Top-gated p-type field-effect transistors (FETs) have been fabricated in batch based on carbon nanotube (CNT) network thin films prepared from CNT solution and present high yield and highly uniform performance with small threshold voltage distribution with standard deviation of 34 mV. According to the property of FETs, various logical and arithmetical gates, shifters, and d-latch circuits were designed and demonstrated with rail-to-rail output. In particular, a 4-bit adder consisting of 140 p-type CNT FETs was demonstrated with higher packing density and lower supply voltage than other published integrated circuits based on CNT films, which indicates that CNT based integrated circuits can reach to medium scale. In addition, a 2-bit multiplier has been realized for the first time. Benefitted from the high uniformity and suitable threshold voltage of CNT FETs, all of the fabricated circuits based on CNT FETs can be driven by a single voltage as small as 2 V. PMID:27459084

  11. Evaluation of interface trap densities and quantum capacitance in carbon nanotube network thin-film transistors.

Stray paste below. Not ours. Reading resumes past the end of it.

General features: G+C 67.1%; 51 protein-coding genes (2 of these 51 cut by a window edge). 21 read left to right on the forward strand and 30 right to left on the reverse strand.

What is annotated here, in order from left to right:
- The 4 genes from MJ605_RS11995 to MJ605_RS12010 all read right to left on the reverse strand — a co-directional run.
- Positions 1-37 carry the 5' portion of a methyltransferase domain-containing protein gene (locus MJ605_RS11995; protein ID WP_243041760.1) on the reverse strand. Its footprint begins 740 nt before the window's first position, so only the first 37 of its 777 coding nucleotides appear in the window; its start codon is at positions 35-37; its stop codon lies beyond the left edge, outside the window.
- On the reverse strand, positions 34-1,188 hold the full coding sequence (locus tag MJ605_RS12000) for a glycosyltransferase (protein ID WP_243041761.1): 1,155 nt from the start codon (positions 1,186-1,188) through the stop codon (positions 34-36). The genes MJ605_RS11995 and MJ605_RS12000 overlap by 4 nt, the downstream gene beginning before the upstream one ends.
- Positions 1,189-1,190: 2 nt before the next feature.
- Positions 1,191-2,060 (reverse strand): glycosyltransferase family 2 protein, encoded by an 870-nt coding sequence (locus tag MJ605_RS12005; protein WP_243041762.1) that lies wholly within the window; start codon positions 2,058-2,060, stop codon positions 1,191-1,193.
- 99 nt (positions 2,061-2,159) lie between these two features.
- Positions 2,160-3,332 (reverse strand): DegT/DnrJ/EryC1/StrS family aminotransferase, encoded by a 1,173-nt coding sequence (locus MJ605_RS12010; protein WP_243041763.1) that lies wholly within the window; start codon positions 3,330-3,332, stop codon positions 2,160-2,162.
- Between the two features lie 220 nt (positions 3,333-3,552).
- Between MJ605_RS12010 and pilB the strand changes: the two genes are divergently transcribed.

PubMed

    Yoon, J; Choi, B; Choi, S; Lee, J; Lee, J; Jeon, M; Lee, Y; Han, J; Lee, J; Kim, D M; Kim, D H; Kim, S; Choi, S-J

    2016-07-22

    The interface trap density in single-walled carbon nanotube (SWNT) network thin-film transistors (TFTs) is a fundamental and important parameter for assessing the electronic performance of TFTs. However, the number of studies on the extraction of interface trap densities, particularly in SWNT TFTs, has been insufficient. In this work, we propose an efficient technique for extracting the energy-dependent interface traps in SWNT TFTs. From the measured dispersive, frequency-dependent capacitance-voltage (C-V) characteristics, the dispersive-free, frequency-independent C-V curve was obtained, thus enabling the extraction and analysis of the interface trap density, which was found to be approximately 8.2 × 10(11) eV(-1) cm(-2) at the valence band edge. The frequency-independent C-V curve also allows further extraction of the quantum capacitance in the SWNT network without introducing any additional fitting process or parameters. We found that the extracted value of the quantum capacitance in SWNT networks is lower than the theoretical value in aligned SWNTs due to the cross point of SWNTs on the SWNT network. Therefore, the method proposed in this work indicates that the C-V measurement is a powerful tool for obtaining deep physical insights regarding the electrical performance of SWNT TFTs. PMID:27285674

  12. Single-Wall Carbon Nanotube Field Effect Transistors with Non-Volatile Memory Operation

    NASA Astrophysics Data System (ADS)

    Sakurai, Tatsuya; Yoshimura, Takeshi; Akita, Seiji; Fujimura, Norifumi; Nakayama, Yoshikazu

    2006-10-01